Monday February 20, 2017

Can a $500 billion geoengineering project save the Arctic from melting?

Canada's glaciers are now a major contributor to sea level change. Ten times more ice is melting annually due to warmer temperatures.

Canada's glaciers are now a major contributor to sea level change. Ten times more ice is melting annually due to warmer temperatures. (Sima Sahar Zerehi/CBC)

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This has been a particularly hot year for the Arctic, with parts registering 20 degrees above normal. At this rate, forecasters say the Arctic could be ice-free by 2030.

An iceless Arctic could have a catastrophic impact on the world's climate — which has some climate scientists proposing radical ideas.

One promising suggestion is to refreeze the arctic ice.

Steve Desch is a professor of astrophysics at Arizona State University, and he's part of the team proposing the massive geoengineering project.

Desch tells The Current's Anna Maria Tremonti he thinks we can stop the rate of ice melt by positioning 10 million pumps with wind turbines around the ice. The wind power would draw water from below the sea ice and spill it over the frozen surface.

"The heat has to be released and conducted to the surface — that's where it's coldest."

"We calculated that this would increase the rate of freezing, possibly adding a metre to the thickness of the ice over one Arctic winter."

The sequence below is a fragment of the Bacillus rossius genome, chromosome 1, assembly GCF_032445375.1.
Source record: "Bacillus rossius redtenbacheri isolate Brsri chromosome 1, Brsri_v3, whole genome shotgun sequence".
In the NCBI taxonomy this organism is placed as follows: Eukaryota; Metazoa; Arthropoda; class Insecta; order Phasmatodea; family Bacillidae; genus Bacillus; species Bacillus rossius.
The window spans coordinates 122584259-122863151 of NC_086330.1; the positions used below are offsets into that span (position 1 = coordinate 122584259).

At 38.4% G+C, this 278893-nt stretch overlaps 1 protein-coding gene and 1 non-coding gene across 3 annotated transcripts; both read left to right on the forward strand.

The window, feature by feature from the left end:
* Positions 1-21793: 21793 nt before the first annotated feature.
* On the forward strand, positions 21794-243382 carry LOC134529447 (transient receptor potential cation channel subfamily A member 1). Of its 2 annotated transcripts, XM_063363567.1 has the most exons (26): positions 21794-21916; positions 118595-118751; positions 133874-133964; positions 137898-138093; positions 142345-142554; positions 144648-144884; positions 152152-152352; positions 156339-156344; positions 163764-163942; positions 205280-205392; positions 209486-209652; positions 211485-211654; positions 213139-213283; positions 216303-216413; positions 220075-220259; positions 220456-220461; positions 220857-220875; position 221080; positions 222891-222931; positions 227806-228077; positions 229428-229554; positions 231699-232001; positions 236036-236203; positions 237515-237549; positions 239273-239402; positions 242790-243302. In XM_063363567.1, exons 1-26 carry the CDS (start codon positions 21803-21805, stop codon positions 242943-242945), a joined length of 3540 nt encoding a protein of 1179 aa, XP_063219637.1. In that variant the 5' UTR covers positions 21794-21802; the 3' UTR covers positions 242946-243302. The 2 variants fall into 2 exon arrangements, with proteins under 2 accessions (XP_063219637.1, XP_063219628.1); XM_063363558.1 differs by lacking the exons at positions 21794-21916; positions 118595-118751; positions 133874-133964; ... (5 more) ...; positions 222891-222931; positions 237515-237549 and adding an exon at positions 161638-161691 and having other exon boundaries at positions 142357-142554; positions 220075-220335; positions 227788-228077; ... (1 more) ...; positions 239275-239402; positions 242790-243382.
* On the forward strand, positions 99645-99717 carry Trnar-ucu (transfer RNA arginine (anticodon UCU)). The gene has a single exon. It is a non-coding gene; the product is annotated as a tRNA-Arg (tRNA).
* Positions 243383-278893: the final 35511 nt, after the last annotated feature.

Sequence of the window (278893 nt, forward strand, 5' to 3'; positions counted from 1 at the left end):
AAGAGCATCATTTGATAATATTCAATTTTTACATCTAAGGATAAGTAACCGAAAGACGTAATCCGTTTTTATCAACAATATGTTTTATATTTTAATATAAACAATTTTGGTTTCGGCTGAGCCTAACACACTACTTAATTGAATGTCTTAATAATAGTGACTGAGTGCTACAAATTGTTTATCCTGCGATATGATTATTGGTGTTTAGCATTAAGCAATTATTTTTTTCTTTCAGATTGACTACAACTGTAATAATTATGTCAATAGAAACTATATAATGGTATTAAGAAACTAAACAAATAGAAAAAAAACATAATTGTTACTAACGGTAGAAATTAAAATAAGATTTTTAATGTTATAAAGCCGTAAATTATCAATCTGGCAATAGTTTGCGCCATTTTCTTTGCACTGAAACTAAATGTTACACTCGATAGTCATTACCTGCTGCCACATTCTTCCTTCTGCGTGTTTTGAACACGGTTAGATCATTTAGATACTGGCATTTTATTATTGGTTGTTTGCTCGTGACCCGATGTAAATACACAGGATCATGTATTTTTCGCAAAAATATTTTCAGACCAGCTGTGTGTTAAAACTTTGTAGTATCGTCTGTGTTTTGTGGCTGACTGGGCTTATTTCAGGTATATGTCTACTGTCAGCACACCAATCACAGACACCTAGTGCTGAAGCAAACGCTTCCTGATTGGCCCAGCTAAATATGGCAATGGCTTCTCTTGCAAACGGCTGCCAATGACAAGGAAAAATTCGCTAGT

But saving the Arctic does not come cheap. Desch says the scale of the project has to be quite substantial to have an effect, bringing the cost to an estimated $500 billion over ten years.

'It is a very large number, but not an impossible number... On the order of the Manhattan Project or Iraq war.' - Steve Desch

Beyond cost, Ian Bruce, the director of science and policy at the David Suzuki Foundation, cautions against jumping head-first into the project .  

"One of the real concerns that I have is around the unintended consequences ... making sure we're not swapping one problem for another," says Bruce.

"Taking vast amounts of seawater from the ocean and redistributing it to the surface will have an impact on plankton and other species. That could disrupt the food chain."

Canadian glacier loss

This infographic illustrates how glacier loss has changed within a decade in the Canadian Arctic. (UCI)

Yet, Desch says his proposal is less harmful than most.

"Of the various geoengineering technologies, this one has more benign effects because it's aim is simply to restore the ice to the level that it was two decades ago. And the means by which we do it is simply an amplification of a natural process: the freezing of seawater into sea ice."

But Bruce remains skeptical of geoengineering projects that seek to mitigate effects rather than address the core issue of carbon emissions.

'If we're going to spend billions of dollars in solutions, we have to be very cautious we're not investing in solutions that just deal with the surface of the problem ... a Band-Aid solution.' - Ian Bruce

Desch plans to develop a prototype of his team's technology and hopefully test it in the Canadian Arctic in the next few years, but he concedes the refreezing strategy can not quell the impacts of climate change on its own.

"It's important to remember that this doesn't solve everything. This simply helps the ice thicken the way it used to over the winter so that it has a better chance of surviving and not melting through the summer. This is something that helps the ice get back to where it was a few decades ago. But if the CO2 emissions do not get reduced, and if we continue to change the climate at an accelerated pace, then ultimately this won't work in the long run … This buy's time."

This segment was produced by The Current's Sujata Berry, Willow Smith, Kristin Nelson and Network Producer Michael O'Halloran.